What I learned: I have a lot more to learn! At this level of the game – at the Semifinals and World Champion of Public Speaking contests – it’s the minor things that make a major difference!
Do NOT go over time
Two of my competitors were automatically disqualified because they went over the 7 minute and 30 second time limit. So disappointing. All that hard work, dedication, extra time away from family and friends to prepare, practice, edit, travel – and to go over time… UGH!
There were 2 reasons these contestants went over time:
- One speaker forgot part of their speech, had a long pause, and went over time.
- The other speaker got caught off guard by an audience member’s supportive applause, got completely off track and went over time.
Lesson I learned: practice a truncated closing in case I forget my lines or get distracted – or both!
During the 2013 Toastmasters International speech competition season I forgot my lines twice, once at my Area contest and once at my District contest. The ONLY thing that saved my butt was the regular participation in my club’s Table Topics section! It isn’t perfect but it really helps me “fake” my way back into my speech. As far as making up for the lost time, I definitely need more practice altering my closing on the fly, so I don’t go over time.
Insight from judges
A previous-year’s judge spoke with me for 30 minutes about what she looks for, how she judges, what bores her and that I, as a speaker, need to really grab her attention within the first 20 seconds of my speech. Otherwise, she’s thinking about what she’s going to order for dinner after the contest.
I also spoke with people who sat in the same contest room and listened to all 3 contest groups back-to-back (approx. 6 hours), and what patterns they see emerge (topics, speaking-styles, copycats) and what becomes stale and obvious. In particular, one former judge mentioned getting tired of hearing about cancer and death all day long! They became more of a “downer” rather than inspiring, she said.
Get a Toastmasters coach
Competing at International requires 2 speeches: one for the Semifinal contest and another speech for the World Champion of Public Speaking contest. The speech for WCPS contest must be brand new, and it must never have been presented during the current year’s contests (Club, Area, Division or District). And they have to be presented only 2 days apart (the Semifinal contest was on Thursday, Aug 22, 2013; the World Championship contest was on Saturday, Aug 24, 2013).
So when do I start writing my Finals speech? I Tweeted 2012 World Champion, Ryan Avery, and he said I should only start writing my Finals speech after winning at the District competition.
All of the winners that I saw at the 2013 Convention thanked their coaches, who were all sitting in the audience. Even the speakers who didn’t win had coaches. There are plenty of 2nd-place World Champions – and a few 1st-place World Champions – from previous years walking the hallways at the convention. They’re all easy to talk to and exchange business cards with.
When I do this again, I’ll get a coach. I’ll also put together a roster of Advance Club members and District-level Toastmasters that I trust to move me forward.
Pick a better speech topic next year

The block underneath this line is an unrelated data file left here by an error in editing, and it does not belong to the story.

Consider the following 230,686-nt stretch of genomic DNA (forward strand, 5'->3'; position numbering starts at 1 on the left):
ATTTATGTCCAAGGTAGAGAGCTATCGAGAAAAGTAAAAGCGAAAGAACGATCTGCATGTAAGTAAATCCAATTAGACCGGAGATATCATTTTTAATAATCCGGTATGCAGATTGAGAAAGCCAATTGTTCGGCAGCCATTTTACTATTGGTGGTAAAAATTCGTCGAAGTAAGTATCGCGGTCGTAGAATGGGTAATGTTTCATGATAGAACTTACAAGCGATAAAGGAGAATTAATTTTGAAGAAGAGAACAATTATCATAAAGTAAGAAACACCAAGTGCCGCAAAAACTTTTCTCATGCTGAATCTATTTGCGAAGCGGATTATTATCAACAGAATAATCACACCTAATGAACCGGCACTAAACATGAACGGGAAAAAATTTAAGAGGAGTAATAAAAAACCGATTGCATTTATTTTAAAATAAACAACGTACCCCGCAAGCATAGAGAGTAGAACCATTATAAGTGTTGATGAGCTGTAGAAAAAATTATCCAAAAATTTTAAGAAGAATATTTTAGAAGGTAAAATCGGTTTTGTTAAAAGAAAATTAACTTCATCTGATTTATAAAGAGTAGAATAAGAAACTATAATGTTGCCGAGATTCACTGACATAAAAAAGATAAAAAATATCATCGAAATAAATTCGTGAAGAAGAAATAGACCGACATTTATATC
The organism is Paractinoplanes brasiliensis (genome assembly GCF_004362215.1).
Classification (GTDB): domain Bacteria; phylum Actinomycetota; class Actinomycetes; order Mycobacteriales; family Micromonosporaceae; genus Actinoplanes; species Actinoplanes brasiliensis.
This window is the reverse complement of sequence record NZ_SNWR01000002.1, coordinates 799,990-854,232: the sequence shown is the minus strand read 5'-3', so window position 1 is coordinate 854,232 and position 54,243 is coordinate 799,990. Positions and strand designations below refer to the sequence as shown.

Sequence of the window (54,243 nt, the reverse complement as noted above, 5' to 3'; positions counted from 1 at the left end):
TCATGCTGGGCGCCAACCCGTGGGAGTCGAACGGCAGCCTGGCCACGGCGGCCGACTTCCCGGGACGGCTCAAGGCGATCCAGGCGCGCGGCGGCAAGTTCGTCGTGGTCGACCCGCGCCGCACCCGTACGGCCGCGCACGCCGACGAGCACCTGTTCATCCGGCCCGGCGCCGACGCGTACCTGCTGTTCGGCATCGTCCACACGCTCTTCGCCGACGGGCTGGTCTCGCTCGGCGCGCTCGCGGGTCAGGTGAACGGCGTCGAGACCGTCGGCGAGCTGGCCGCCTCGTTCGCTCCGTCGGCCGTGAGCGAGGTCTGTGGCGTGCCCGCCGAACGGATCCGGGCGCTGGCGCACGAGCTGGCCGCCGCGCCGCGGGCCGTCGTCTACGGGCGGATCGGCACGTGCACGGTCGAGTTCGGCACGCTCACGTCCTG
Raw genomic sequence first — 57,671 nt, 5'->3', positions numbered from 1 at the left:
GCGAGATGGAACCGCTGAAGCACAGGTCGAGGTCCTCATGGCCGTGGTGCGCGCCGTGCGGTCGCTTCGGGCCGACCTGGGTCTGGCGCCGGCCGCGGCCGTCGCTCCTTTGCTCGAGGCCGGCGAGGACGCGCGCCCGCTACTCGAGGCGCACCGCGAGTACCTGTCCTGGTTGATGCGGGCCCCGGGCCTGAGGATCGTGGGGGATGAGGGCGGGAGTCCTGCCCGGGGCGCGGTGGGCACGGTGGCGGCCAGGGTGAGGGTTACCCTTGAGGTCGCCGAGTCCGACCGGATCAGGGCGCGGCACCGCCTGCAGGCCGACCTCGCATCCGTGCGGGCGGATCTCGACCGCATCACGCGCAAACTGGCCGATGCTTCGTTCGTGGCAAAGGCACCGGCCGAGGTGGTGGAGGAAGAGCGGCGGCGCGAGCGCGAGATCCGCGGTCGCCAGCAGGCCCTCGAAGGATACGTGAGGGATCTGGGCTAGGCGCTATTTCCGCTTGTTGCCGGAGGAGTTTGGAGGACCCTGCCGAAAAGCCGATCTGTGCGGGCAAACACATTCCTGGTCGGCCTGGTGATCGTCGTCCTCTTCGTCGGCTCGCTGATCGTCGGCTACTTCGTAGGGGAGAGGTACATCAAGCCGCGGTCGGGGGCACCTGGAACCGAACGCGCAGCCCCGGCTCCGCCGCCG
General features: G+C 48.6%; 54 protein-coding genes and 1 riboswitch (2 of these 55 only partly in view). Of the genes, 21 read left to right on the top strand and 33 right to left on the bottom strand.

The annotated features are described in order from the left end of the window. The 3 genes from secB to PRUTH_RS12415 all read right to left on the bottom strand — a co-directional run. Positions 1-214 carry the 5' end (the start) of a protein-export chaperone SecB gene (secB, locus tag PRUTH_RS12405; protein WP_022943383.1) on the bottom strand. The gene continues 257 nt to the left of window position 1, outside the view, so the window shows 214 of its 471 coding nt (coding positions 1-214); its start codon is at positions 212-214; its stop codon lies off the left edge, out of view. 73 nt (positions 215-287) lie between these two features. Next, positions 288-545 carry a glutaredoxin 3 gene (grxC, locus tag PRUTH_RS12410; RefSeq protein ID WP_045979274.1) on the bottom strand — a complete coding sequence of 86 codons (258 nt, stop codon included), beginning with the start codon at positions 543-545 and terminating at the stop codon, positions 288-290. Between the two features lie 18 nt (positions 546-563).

There is a difference between my local District 39 audience and judges and International’s audience and judges. A few 2nd place World Champions I met mentioned that I should craft a speech to win at my District level, then re-craft it to win at Semifinals, as well as separately craft a winning World Champion speech. A few of my District’s advanced-club members observed the need to transform my District-winning speech for Semifinals. And guess what, those few local Toastmasters that told me straight-out that my District-winning speech would not hold up at Semifinals were right. And I’m putting them in my mastermind group.
Also, the difference between my 2nd place Semifinal winning speech and Chris Nachtrab’s 1st place Semifinal winning speech was obvious to me: all things being equal, his speech simply touched more hearts and had far fewer words than mine did. He talked about family, memories and cherishing life’s important moments. His speech was easy to follow and easy to swallow.
Get more practice time in front of groups
Practice in strange, distracting, embarrassing situations, like Ryan Avery did while training for his 2012 win. He even practiced on the sidewalks of his hometown. Speak at other organizations: Kiwanis, Rotary, etc. Ryan says he spoke to 50 Toastmasters clubs in the 3 months leading up to his 2012 victory. From my calculation, it was like a second full-time job.
Networking for the future
I meet Ryan Avery, 2012 World Champion of Public Speaking and his wife, Chelsea. I also met a couple of 2nd-place World Champions from previous years, including Kwong Yue Yang, the 2011 2nd-place World Champion (his 2011 speech “Fortune Cookie“). Kwong is the nicest guy, with helpful advice for me and anybody else who was around. I also met Douglas Wilson, the 2006 2nd-place World Champion. Douglas sat down and mentored me one-on-one for more than an hour. He was also super-supportative of all the 88 Semifinal contestants who came in from all over the world. Kwong’s and Douglas’s knowledge and wisdom is readily available in the hallways, dinners and educational sessions.
This is another reason to attend the International Convention every year: everybody’s there and easy to talk to.